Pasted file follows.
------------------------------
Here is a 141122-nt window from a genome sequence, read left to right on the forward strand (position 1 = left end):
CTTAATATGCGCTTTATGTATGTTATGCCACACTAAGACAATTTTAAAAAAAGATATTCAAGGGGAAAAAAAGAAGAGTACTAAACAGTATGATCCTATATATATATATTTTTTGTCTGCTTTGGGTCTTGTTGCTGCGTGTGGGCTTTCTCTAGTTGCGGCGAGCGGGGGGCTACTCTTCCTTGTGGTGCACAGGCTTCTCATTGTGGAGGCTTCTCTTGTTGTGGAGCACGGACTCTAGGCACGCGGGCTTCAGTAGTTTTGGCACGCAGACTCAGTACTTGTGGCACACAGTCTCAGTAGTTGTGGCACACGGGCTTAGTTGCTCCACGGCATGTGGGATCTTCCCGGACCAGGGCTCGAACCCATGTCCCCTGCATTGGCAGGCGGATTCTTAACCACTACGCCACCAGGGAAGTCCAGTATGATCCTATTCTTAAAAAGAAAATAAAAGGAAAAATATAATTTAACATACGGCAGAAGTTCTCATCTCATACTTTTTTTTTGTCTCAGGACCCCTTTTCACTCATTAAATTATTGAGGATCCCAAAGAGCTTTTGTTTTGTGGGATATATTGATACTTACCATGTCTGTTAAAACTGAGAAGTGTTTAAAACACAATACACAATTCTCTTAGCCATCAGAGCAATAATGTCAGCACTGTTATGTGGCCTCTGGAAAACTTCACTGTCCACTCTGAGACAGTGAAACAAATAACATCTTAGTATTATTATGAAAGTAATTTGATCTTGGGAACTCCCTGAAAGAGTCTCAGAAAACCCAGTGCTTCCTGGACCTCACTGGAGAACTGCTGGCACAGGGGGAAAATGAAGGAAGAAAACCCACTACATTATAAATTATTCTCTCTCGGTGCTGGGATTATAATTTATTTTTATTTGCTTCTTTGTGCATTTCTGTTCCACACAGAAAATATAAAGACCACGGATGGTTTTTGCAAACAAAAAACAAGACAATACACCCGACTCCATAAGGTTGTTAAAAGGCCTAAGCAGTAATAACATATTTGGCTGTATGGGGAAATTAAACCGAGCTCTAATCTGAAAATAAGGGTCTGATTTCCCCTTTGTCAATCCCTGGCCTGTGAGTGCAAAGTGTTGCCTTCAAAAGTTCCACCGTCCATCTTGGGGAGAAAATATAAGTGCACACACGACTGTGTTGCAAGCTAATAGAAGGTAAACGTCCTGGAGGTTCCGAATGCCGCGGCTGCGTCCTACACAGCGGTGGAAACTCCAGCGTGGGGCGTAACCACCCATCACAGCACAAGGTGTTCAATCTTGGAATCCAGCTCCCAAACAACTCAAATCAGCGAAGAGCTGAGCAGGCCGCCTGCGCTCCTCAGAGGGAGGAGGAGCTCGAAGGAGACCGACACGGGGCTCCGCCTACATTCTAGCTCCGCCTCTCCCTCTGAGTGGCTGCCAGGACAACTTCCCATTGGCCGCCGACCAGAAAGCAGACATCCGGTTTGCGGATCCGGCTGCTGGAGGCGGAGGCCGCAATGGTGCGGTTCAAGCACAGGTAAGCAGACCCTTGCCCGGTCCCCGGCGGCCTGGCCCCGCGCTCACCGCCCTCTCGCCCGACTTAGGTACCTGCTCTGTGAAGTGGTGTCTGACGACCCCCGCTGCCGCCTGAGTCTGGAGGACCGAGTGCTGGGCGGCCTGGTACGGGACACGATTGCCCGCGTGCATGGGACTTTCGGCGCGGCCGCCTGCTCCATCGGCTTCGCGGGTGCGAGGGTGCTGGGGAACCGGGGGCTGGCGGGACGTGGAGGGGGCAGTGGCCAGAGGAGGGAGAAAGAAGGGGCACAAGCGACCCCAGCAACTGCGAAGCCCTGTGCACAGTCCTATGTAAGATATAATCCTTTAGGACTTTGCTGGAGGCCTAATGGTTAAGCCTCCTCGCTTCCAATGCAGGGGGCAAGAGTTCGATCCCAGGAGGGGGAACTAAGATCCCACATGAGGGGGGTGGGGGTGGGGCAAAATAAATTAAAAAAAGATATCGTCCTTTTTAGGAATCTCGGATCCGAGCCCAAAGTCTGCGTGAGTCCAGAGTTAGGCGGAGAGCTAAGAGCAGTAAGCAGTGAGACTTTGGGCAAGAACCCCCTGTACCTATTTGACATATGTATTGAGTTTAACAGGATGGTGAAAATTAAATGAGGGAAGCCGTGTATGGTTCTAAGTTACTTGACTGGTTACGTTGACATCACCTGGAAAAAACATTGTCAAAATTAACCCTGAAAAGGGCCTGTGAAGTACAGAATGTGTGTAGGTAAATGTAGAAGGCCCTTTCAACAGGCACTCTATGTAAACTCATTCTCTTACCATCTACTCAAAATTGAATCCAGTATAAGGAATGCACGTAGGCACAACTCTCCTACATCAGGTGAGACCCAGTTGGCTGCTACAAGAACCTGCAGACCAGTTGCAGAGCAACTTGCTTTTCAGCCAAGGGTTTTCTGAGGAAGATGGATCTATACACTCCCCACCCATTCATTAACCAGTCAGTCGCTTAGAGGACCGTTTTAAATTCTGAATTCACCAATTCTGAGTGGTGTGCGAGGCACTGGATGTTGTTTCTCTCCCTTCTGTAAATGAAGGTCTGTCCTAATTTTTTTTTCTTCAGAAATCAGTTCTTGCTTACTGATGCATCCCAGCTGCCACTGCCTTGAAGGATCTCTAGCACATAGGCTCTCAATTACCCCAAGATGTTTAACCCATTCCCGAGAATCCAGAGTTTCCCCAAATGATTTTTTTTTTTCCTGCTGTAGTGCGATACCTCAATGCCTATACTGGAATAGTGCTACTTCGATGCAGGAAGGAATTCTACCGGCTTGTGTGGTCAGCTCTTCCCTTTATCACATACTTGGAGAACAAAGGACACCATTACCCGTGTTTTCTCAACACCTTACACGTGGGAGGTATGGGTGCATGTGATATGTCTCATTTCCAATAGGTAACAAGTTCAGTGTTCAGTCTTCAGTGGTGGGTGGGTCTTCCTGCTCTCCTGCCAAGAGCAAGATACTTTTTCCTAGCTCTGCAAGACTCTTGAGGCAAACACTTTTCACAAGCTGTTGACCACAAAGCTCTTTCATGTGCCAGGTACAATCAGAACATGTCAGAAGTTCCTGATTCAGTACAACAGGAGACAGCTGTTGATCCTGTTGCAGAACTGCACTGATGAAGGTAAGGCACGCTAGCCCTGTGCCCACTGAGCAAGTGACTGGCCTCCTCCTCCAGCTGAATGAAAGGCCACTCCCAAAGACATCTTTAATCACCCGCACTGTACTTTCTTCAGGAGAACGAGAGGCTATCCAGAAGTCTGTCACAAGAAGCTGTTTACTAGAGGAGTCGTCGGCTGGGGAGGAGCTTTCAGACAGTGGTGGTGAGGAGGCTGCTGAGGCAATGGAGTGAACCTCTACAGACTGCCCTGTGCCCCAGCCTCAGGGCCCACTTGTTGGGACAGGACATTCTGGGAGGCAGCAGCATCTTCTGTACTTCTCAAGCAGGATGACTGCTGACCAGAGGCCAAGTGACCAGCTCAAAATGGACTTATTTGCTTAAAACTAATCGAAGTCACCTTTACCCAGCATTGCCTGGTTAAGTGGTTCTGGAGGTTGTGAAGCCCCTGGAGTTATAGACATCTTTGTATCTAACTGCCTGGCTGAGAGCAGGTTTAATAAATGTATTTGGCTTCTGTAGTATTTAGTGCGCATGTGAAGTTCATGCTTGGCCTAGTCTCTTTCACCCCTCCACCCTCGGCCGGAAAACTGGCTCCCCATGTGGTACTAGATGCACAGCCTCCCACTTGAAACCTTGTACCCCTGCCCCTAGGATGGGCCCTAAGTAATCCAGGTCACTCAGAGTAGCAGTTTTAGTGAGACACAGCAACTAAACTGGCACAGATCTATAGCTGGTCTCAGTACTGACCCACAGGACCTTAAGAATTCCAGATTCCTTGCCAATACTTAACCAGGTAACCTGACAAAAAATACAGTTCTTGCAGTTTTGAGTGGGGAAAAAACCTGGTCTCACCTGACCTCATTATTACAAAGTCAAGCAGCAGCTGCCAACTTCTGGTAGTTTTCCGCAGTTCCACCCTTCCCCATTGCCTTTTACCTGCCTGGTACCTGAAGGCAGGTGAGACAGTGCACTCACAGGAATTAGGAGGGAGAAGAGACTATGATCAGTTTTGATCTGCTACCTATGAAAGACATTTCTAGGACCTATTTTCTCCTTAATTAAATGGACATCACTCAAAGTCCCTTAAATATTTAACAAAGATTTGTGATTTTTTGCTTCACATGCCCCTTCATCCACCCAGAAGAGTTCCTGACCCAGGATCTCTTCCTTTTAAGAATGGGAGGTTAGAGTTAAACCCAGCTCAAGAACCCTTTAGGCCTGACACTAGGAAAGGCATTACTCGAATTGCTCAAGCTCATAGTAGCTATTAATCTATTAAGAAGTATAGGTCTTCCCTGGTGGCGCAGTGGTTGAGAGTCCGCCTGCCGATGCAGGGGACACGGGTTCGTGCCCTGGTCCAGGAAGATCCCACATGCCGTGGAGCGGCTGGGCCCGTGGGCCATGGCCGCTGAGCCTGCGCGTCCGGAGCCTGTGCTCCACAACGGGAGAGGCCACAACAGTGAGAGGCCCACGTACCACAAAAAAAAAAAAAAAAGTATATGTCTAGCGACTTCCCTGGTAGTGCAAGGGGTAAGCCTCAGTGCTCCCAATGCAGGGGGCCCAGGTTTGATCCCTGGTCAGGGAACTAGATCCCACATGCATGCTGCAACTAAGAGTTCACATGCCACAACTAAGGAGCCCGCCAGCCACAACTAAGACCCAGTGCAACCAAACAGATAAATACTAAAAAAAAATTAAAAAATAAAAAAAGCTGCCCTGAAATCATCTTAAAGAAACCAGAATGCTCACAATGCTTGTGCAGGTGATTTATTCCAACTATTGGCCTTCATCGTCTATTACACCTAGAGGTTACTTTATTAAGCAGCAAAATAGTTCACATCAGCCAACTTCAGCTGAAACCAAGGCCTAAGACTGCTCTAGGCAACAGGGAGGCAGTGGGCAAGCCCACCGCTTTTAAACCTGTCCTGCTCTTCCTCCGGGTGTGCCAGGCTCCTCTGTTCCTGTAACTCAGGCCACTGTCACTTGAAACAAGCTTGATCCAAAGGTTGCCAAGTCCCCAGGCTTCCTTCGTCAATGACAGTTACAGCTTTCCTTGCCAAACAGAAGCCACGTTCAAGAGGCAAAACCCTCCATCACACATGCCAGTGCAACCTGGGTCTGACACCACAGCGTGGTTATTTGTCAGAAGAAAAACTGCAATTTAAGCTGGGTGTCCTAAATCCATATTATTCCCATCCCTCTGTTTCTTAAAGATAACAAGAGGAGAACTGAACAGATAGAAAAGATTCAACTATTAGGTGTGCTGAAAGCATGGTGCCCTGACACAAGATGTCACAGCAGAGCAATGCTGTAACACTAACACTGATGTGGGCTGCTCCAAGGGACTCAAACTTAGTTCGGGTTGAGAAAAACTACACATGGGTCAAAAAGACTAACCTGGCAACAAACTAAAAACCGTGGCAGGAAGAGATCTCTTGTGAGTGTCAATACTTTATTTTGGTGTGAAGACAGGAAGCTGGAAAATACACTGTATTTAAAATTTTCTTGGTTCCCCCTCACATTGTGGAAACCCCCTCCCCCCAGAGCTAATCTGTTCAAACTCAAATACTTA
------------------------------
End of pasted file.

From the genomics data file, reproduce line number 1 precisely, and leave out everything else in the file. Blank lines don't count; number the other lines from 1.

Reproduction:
Here is a 141122-nt window from a genome sequence, read left to right on the forward strand (position 1 = left end):